Anxiety and fears may keep people from resuming their sex life after a heart attack, but a new study says the risk is low.

Growing old doesn’t mean you have to give up on your sex life. Even after you’ve had a heart attack.

In a new study, researchers from Germany say that the benefits of regular sexual activity outweigh the small risk faced by people with heart disease.

“Based on our data, it seems very unlikely that sexual activity is a relevant trigger of heart attack,” study author Dr. Dietrich Rothenbacher, MPH, professor and chair of the Institute of Epidemiology and Medical Biometry at Ulm University, said in a press release.

After a heart attack, patients may be concerned about returning to their usual sexual activities. They may even worry that the physical exertion of sex will trigger another heart attack.

In spite of what sometimes appears in R-rated movies, sex is actually not that strenuous. The authors note that other research has found that sex is only moderately intense, on par with heavy cleaning or brisk walking.

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In the new study, researchers asked 536 heart disease patients between 30 and 70 years old how often they had sex during the 12 months before they had a heart attack.

More than half of the patients reported some sort of sexual activity at least once per week. Around 15 percent of the patients said that they had no sexual activity during those 12 months.

Patients were asked to recall this from memory, which could alter the results.

Researchers followed the patients for 10 years after the heart attack. During that time, there were 100 cardiovascular events, such as heart attack, stroke, or death from heart disease.

The researchers also looked at the timing of the sexual activity. Less than 1 percent of the patients reported having sexual activity within an hour before their heart attack. The majority of people had sex at least 24 hours before their heart attack.

After taking into account various risk factors for heart disease and the physical activity level of patients, the authors concluded that patients should not be concerned about resuming their sexual activities.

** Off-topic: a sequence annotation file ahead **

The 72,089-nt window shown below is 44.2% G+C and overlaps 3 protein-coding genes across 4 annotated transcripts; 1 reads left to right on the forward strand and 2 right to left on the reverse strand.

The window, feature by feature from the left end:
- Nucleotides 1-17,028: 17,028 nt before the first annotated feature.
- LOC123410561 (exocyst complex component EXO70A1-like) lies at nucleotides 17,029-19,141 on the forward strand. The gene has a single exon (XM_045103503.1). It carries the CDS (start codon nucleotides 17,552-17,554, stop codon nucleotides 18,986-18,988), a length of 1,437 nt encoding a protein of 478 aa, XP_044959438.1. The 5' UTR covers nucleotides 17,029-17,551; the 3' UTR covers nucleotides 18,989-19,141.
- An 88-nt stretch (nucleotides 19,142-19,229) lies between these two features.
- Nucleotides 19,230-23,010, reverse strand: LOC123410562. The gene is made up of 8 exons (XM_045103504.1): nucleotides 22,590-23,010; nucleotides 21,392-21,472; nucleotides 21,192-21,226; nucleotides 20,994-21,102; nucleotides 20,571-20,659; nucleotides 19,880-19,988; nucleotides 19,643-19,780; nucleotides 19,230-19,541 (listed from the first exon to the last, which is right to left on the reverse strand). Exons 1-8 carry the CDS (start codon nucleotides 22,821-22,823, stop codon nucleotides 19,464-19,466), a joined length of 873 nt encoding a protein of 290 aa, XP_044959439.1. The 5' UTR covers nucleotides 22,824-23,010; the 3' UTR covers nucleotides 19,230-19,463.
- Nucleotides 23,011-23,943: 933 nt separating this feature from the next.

“The results of the study … provide additional evidence that the risk of a myocardial infarction with sexual activity is low. This is consistent with prior studies,” Elaine Steinke, PhD, a professor in the school of nursing at Wichita State University, told Healthline.

The study was published online today in the Journal of the American College of Cardiology.

Other studies have found that sexual activity may increase the risk of a heart attack or other cardiac events. This risk was lower in people who exercised regularly.

A 2012 statement by the American Heart Association, though, supports the current study. These guidelines indicate that sexual activity is “reasonable” at least one week after an “uncomplicated” heart attack, provided patients don’t have any heart symptoms during mild to moderate physical activity.

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Sex is often intimately tied to a person’s quality of life, even for those who have had a heart attack.

Concerns about the heart or fears about health may derail a patient’s return to a full sex life.

“Many cardiac patients want to remain sexually active after a myocardial infarction,” said Steinke, “but fears about the risks of sex may stop them from engaging in sex.”

The authors of the new study write that it is important for healthcare providers to reassure patients about their sexual activities. This type of counseling — which also addresses anxiety and fears — may not be a routine part of a patient’s care.

A 2012 study found that only one-third of women and less than half of men who had suffered a heart attack received information about resuming sexual activity.

To address this, the AHA created guidelines in 2013 that highlight the importance of sexual counseling for patients with heart disease — and their partners.

“Partners often have similar or greater concerns as patients, so addressing partner concerns is important as well,” said Steinke. “This is important in supporting sexual quality of life.”

At the same time, healthcare providers should be discussing the potential side effects of medications with patients. Certain drugs can cause erectile dysfunction. And some heart medications, when combined with drugs to treat erectile dysfunction, may lead to a sudden drop in blood pressure.

In addition, patients may want more detailed information such as the warning signs of heart problems they should keep an eye out for, and even the best positions for sex after a heart attack.

“Patients want to know not only when to resume sex,” said Steinke, “but how to go about doing so.”

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